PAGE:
Diabetes and PT

Diabetes is a disease in which the body does not produce or properly use insulin. Insulin is a hormone needed to convert sugar, starches, and other food into the energy necessary for daily life. When the pancreas doesn’t produce adequate amounts of insulin, or when the muscle, fat and liver cells don’t respond to insulin properly, glucose builds up in the blood (hyperglycemia). This can be toxic to your cells.

There are 3 main types of diabetes:

  • Type 1 diabetes – develops most often in children and young adults. 

  • Type 2 diabetes – can develop at any age and can largelybe preventable. Factors such as obesity and lack of exercise can play important roles. 

  • Gestational diabetes – develops in women during pregnancy.

Diabetes can result in such conditions as:

  • Heart disease 

  • Stroke 

  • High blood pressure 

  • Blindness 

  • Kidney disease 

  • Nervous system disease (“neuropathy”) 

  • Peripheral vascular disease 

  • Amputations 

  • Skin problems, including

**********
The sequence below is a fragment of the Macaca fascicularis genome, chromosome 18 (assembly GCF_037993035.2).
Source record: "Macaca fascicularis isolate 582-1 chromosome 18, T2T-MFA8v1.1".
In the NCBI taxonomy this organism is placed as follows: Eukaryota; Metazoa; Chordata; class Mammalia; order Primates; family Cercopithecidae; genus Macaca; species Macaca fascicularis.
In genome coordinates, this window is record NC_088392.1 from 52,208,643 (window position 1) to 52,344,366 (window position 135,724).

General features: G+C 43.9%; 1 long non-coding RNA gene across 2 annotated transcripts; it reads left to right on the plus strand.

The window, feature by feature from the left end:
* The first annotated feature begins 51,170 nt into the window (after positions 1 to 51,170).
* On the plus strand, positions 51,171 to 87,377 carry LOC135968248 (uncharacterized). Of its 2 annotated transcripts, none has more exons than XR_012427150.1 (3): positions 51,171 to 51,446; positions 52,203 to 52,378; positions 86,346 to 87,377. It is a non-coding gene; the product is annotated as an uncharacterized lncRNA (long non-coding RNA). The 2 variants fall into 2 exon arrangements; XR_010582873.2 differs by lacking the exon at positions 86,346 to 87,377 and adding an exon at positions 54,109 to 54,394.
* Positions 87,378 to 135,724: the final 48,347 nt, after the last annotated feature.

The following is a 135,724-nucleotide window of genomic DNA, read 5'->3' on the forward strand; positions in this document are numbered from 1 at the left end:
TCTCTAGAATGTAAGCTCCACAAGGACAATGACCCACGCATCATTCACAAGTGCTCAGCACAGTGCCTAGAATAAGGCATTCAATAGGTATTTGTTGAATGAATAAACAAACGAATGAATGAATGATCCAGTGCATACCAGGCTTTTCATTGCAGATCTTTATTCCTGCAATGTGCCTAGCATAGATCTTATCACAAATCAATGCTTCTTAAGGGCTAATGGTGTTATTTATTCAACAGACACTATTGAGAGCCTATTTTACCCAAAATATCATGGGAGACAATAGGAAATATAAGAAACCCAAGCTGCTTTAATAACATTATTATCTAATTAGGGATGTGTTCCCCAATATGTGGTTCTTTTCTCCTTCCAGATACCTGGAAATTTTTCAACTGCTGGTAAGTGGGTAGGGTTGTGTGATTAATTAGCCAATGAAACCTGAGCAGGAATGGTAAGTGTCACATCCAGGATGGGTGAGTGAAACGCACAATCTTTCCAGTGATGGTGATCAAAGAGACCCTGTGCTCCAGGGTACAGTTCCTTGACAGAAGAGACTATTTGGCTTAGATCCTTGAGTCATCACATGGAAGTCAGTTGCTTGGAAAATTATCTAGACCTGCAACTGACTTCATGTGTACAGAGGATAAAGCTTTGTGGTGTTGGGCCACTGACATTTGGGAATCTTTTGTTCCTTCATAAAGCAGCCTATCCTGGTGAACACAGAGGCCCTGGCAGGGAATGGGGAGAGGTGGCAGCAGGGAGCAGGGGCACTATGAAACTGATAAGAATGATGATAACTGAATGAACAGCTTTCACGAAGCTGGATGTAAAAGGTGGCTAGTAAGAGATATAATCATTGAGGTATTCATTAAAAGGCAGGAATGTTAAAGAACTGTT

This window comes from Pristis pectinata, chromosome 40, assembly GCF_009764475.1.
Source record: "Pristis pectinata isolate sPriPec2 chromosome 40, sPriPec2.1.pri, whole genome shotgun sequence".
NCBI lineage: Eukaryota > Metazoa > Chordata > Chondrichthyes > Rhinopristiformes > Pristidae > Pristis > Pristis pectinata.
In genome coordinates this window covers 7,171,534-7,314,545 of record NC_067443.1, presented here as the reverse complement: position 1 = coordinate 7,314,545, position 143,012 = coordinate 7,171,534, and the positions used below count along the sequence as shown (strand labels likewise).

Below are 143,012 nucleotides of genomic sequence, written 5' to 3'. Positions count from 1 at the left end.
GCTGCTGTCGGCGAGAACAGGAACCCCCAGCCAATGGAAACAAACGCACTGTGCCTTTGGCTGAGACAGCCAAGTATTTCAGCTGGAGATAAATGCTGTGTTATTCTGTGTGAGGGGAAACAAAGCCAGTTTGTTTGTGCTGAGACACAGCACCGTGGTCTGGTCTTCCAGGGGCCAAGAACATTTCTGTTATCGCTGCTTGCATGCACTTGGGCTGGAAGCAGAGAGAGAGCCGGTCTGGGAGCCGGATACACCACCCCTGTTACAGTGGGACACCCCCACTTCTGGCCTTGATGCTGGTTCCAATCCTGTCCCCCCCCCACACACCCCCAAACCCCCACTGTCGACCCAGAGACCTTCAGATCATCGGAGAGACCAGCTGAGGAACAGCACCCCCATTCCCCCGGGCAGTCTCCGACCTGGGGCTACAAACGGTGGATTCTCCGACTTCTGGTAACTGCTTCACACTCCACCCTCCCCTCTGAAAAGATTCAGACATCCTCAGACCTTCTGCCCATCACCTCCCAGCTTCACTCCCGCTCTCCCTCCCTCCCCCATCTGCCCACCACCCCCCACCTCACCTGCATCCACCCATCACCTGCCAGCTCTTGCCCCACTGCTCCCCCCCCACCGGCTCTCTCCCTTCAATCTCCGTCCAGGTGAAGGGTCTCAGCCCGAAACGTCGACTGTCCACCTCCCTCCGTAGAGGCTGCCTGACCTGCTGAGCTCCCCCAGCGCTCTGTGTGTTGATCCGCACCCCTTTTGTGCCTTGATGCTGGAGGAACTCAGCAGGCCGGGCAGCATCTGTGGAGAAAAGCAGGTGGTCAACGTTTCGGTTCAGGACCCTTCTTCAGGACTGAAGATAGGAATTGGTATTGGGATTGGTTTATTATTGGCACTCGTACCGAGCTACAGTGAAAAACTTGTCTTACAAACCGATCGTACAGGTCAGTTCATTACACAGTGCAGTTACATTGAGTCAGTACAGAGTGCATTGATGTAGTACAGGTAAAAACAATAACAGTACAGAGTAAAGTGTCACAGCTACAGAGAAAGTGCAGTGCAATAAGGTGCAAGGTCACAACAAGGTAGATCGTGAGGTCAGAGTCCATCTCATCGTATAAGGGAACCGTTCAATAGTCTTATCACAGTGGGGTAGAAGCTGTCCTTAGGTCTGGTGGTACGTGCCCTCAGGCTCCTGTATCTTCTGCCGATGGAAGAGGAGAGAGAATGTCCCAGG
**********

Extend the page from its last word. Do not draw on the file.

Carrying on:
ulcers and infections 

  • Reduced muscle strength and physical function 


  • Prescribe, and supervise, an individualized aerobic exercise plan. Exercise is an important part of managing diabetes, and can lower your need for medications, and risk of heart disease and stroke. Physical therapists can design exercise programs to help you achieve health safely. 

  • Help you manage exercise precautions. A physical therapist can safely evaluate and accommodate for any considerations such as blood sugar levels, eye site problems, foot ulcers or numbness, and/or use of an assistive walking device. 

  • Treat complications. When diabetes isn’t managed well, it can lead to problems, often in the legs, such as skin breakdowns, cramping, numbness, pain, etc... A physical therapist can check sensation in your feet and develop a plan to protect them, decrease cramping, and improve walking ability.